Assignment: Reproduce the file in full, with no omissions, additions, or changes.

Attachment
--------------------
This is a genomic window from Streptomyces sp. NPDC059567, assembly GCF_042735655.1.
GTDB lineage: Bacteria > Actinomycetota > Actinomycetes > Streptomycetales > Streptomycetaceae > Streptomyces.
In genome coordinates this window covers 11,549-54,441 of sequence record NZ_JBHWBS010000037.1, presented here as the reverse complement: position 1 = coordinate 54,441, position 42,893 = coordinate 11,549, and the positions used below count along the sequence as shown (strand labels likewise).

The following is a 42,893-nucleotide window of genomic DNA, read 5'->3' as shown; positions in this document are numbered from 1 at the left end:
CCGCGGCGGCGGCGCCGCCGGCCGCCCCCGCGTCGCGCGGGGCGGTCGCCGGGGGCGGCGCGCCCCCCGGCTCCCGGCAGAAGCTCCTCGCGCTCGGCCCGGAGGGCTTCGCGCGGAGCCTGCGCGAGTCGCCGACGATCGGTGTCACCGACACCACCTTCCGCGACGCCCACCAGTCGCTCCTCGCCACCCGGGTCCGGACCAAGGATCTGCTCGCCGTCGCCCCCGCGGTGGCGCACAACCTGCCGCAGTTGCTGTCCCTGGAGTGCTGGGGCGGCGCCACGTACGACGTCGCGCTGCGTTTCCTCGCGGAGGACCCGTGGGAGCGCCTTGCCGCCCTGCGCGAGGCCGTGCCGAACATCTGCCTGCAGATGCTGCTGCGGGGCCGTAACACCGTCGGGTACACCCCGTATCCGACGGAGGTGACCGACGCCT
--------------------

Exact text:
This is a genomic window from Streptomyces sp. NPDC059567, assembly GCF_042735655.1.
GTDB lineage: Bacteria > Actinomycetota > Actinomycetes > Streptomycetales > Streptomycetaceae > Streptomyces.
In genome coordinates this window covers 11,549-54,441 of sequence record NZ_JBHWBS010000037.1, presented here as the reverse complement: position 1 = coordinate 54,441, position 42,893 = coordinate 11,549, and the positions used below count along the sequence as shown (strand labels likewise).

The following is a 42,893-nucleotide window of genomic DNA, read 5'->3' as shown; positions in this document are numbered from 1 at the left end:
CCGCGGCGGCGGCGCCGCCGGCCGCCCCCGCGTCGCGCGGGGCGGTCGCCGGGGGCGGCGCGCCCCCCGGCTCCCGGCAGAAGCTCCTCGCGCTCGGCCCGGAGGGCTTCGCGCGGAGCCTGCGCGAGTCGCCGACGATCGGTGTCACCGACACCACCTTCCGCGACGCCCACCAGTCGCTCCTCGCCACCCGGGTCCGGACCAAGGATCTGCTCGCCGTCGCCCCCGCGGTGGCGCACAACCTGCCGCAGTTGCTGTCCCTGGAGTGCTGGGGCGGCGCCACGTACGACGTCGCGCTGCGTTTCCTCGCGGAGGACCCGTGGGAGCGCCTTGCCGCCCTGCGCGAGGCCGTGCCGAACATCTGCCTGCAGATGCTGCTGCGGGGCCGTAACACCGTCGGGTACACCCCGTATCCGACGGAGGTGACCGACGCCT